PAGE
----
When one thinks of nightlife in the Winter Park area, minds are usually drawn to drinks at The Porch or drag shows at Southern Nights. For those craving a more bohemian experience, Austin’s Coffee and Film is a nightly destination.
However, concern for the future of Austin’s Coffee and Film has been growing over the past year since the city of Winter Park made plans to purchase the buildings from 929 to 957 W. Fairbanks Ave.
The Winter Park City Commission expressed these interests at a meeting on Feb. 24, according to the Orlando Weekly. In order to ease traffic congestion, city officials hoped to add an additional turning lane.
But many members of the community are opposed to the idea of letting go of the beloved local hangout.
Located roughly a mile from Rollins, Austin’s has been serving coffee and hosting local artists for over 18 years. The shop has formed its own community, one that Emmy Shouse (‘24) said she has felt welcomed into during her time spent there.
“I run into people from different walks of life,” Shouse said. “We’re able to offer each other different perspectives.”
When asked about the importance of keeping small businesses in Winter Park, Shouse said, “I like that they’re here. I like that I don’t have to go into Downtown Orlando or drive fifteen minutes to University Boulevard to go to a place like Austin’s.”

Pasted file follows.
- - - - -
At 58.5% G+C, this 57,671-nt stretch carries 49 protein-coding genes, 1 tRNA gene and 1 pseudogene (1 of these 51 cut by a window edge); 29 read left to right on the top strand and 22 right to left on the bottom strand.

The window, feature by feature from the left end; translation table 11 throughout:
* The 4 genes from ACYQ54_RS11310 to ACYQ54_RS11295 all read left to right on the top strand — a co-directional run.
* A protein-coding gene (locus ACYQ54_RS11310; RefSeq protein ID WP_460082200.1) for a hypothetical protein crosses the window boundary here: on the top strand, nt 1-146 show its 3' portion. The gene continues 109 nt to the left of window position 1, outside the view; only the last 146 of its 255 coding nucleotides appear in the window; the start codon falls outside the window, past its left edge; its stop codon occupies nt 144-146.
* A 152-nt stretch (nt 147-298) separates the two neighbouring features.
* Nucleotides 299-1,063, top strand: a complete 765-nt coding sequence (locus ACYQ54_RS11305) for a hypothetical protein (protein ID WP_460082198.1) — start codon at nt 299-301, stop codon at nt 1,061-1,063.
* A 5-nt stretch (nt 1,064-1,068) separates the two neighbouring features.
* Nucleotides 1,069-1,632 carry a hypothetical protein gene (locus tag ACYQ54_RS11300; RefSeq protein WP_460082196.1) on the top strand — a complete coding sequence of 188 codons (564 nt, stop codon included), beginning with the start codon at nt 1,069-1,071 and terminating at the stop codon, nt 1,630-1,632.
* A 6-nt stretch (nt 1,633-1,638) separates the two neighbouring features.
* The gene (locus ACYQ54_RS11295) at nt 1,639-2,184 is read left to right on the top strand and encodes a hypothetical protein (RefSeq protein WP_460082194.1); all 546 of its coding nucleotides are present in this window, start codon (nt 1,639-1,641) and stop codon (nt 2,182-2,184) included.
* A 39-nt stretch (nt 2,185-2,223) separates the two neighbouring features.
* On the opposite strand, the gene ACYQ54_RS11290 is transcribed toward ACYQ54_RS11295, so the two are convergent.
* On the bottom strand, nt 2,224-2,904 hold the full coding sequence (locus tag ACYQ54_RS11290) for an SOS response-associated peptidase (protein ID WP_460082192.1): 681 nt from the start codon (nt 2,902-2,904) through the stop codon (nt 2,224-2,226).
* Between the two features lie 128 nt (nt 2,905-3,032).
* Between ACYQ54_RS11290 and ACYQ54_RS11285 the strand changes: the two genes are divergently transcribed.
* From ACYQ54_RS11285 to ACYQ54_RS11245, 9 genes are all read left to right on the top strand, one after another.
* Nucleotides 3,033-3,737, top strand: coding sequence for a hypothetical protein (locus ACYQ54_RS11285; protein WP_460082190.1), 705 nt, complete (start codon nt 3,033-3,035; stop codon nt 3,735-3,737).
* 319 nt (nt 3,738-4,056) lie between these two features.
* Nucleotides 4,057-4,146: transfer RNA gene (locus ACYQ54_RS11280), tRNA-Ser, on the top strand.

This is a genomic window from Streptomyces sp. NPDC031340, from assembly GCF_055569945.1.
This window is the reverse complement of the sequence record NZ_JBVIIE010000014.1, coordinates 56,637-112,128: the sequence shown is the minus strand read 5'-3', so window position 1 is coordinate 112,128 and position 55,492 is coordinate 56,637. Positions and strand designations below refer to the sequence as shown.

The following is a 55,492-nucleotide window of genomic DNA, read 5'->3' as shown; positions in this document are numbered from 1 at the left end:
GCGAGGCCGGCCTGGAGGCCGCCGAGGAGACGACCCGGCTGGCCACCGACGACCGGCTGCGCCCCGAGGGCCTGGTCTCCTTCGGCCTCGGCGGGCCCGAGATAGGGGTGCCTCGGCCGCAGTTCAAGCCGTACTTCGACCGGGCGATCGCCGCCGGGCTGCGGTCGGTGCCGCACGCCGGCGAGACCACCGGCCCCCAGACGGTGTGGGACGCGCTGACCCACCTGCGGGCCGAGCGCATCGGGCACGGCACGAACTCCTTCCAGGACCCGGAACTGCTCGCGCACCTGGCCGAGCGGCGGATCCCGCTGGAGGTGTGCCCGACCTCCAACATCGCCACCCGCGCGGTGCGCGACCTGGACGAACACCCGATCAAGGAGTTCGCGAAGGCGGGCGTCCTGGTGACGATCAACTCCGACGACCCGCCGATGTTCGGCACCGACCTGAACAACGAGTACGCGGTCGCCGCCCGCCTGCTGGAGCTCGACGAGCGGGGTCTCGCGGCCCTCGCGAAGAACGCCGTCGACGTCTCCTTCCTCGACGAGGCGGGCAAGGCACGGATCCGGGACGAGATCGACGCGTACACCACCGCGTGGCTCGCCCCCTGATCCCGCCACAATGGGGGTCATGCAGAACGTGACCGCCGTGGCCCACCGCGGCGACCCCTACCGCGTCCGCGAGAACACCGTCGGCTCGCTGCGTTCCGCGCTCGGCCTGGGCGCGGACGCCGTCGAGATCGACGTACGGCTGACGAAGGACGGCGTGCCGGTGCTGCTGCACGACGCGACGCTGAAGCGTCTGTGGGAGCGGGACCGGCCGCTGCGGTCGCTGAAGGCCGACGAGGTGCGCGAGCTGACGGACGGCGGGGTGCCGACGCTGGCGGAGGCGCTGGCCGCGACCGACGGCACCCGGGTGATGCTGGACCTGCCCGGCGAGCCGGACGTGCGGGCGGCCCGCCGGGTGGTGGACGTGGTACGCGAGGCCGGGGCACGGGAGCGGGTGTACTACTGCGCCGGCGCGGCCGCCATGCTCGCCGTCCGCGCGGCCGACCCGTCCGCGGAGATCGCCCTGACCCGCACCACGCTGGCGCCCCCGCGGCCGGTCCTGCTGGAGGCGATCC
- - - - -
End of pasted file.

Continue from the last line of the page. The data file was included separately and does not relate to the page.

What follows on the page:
Due to the pandemic, people are paying increased attention to the wellbeing of small businesses. According to the results of a Census survey published on Aug. 23, 68 percent of small businesses in the US reported that COVID-19 has negatively impacted their businesses.
Shouse is not alone in her support for Austin’s. In fact, a local campaign operating under the name “Save Austin’s Coffee” has been advocating to city officials for months to prevent the sale from going through.
The group saw some success in their campaign on April 28, following a 3-2 vote by the City Commission to indefinitely table the purchase, as reported by the Orlando Weekly. However, this was not a definitive measure to protect the establishment.
For those still concerned, hope may not be lost even if the city decides to go through with the purchase. Bobby Sena (‘24), who has worked closely with city officials through the Bonner Program, said the idea that Austin’s will be shut down is a “misunderstanding.” Instead, the shop would simply move to a new location.
This may not be a perfect answer, but for many, it’s better than nothing. When asked if she thinks the location of Austin’s is essential to its culture, Shouse said that while it definitely contributes, “people would just move with it.”